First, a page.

In a well-diversified portfolio, investments you selected may increase or decrease in value over time. You might be able use a loss to generate a lower tax bill for a given calendar year.
The process is called tax-loss harvesting. With recommendations from your advisor, you can immediately reinvest in an asset that offers a similar risk/return profile as what you sold. This enables you to stay invested and benefit from a potential future rally in stock prices.
Short-term and long-term gainsTwo types of gains — short-term and long-term — have a considerable effect on the tax treatment in your portfolio.
Here are key differences between the two tax treatments:
Matching investment gains and lossesThe U.S. tax code requires that losses first offset gains of the same type. For example, short-term losses will first offset short-term gains.
Because short-term gains have a higher tax rate, you may want to focus on short-term losses. This can provide more substantial tax savings (compared to long-term losses), especially if you are in a higher federal tax bracket.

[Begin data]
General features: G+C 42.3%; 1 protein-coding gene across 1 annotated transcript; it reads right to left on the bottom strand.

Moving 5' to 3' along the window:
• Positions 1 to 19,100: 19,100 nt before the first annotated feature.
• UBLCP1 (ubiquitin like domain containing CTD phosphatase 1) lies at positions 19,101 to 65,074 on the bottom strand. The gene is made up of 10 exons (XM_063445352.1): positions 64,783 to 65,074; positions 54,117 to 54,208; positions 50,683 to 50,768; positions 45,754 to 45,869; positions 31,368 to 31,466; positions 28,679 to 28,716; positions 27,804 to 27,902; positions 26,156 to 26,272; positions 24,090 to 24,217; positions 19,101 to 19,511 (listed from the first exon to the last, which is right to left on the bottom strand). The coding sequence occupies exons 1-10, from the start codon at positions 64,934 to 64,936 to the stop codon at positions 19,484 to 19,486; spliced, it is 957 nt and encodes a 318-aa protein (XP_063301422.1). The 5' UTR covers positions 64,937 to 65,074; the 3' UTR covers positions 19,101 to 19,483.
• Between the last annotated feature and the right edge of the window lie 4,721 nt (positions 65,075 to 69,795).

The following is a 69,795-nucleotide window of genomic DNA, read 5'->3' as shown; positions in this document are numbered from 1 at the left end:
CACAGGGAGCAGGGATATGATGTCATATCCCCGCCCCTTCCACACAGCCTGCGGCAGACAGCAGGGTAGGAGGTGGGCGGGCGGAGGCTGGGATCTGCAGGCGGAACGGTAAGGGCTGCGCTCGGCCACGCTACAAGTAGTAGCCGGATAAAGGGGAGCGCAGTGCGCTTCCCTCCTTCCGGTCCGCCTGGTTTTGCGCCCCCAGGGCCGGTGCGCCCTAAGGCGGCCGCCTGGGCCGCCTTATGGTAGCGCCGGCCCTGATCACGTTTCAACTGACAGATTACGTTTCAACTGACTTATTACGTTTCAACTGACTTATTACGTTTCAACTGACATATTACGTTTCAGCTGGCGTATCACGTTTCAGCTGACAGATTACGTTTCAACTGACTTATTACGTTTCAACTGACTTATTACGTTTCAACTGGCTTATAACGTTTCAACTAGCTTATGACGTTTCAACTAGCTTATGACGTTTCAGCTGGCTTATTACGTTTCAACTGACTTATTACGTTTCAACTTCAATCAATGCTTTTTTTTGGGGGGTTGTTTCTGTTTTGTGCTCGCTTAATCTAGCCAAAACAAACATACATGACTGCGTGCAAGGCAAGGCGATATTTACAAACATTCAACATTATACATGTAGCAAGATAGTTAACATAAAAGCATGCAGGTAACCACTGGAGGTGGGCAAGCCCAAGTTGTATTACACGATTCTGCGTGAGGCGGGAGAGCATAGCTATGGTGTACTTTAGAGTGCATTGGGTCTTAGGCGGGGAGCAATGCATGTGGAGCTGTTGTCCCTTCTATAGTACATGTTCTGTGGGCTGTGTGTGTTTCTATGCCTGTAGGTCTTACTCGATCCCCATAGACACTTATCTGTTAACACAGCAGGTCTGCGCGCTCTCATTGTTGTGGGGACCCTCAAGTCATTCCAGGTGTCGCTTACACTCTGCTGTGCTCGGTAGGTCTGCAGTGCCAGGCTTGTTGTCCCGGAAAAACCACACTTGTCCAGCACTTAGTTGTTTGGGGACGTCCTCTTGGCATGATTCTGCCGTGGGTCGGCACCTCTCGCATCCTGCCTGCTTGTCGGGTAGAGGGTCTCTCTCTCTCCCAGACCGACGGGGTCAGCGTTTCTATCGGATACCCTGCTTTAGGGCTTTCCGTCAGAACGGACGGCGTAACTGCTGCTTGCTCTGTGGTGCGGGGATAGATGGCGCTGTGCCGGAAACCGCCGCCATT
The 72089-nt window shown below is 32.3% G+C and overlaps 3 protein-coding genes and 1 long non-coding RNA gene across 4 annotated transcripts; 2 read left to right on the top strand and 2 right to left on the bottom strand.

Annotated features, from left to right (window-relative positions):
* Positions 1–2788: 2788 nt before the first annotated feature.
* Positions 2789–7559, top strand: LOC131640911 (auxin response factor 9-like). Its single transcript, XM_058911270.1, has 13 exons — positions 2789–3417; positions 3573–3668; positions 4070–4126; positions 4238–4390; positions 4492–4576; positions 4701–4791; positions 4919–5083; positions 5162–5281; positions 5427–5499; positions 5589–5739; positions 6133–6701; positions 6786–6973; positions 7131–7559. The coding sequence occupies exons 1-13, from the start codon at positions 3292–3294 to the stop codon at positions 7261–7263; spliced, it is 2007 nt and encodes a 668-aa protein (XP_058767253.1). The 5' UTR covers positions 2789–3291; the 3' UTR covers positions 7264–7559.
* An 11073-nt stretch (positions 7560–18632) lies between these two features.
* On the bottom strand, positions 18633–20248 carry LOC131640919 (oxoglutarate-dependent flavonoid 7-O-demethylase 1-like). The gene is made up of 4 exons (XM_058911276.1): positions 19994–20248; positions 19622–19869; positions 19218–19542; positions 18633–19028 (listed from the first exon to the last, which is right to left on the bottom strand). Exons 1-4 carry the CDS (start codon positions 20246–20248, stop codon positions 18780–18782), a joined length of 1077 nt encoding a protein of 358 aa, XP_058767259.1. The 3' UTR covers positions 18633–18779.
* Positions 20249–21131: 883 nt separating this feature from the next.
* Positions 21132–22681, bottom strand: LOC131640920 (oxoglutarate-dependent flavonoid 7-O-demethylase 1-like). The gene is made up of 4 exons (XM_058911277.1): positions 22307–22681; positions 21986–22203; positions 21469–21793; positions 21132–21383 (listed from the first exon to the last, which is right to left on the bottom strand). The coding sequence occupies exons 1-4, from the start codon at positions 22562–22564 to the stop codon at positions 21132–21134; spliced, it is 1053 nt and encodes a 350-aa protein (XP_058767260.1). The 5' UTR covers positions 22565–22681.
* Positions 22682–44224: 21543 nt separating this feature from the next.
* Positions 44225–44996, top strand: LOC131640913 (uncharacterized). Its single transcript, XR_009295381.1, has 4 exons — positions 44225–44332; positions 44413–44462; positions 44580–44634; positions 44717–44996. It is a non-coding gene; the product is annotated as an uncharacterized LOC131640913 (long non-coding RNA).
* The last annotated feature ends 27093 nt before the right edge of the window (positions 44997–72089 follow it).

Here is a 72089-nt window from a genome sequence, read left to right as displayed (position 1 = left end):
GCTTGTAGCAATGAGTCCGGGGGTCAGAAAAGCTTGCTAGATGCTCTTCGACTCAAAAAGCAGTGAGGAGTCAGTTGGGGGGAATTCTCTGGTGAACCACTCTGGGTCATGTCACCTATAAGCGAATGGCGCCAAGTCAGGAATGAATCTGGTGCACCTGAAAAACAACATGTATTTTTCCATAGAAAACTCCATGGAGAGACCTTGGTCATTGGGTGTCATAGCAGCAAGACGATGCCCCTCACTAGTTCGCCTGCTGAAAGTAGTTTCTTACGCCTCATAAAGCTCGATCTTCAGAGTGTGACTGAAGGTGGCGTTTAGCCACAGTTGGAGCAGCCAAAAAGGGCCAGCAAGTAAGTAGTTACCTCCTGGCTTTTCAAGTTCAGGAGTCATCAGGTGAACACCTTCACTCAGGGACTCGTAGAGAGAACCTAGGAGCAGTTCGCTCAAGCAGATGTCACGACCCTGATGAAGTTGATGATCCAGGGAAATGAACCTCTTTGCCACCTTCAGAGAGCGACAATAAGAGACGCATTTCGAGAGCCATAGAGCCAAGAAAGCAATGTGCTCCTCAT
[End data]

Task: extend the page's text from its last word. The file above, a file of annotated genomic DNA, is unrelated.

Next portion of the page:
If you didn’t have capital gains this year, you can use up to $3,000 in capital losses to reduce ordinary income. You can carry over any remaining net capital loss to future tax years until you use the loss.
Maintaining a diversified portfolioYou and your advisor can build a long-term investment portfolio based on your financial goals, asset allocation strategy and risk tolerance. This enables you to remain appropriately invested throughout all market cycles — a key step in growing wealth over time.
When harvesting losses in your portfolio, your advisor will help you stay aligned to your asset allocation and risk tolerance. This could include:
Since taxes can influence your financial planning decisions, your Ameriprise advisor can collaborate with your tax professional. This helps ensure your investment portfolio factors in your tax situation. If you want to work with a tax or legal professional, your advisor may be able to refer you to one.
Bronwyn Martin, Financial Advisor
Martin's Financial Consulting Group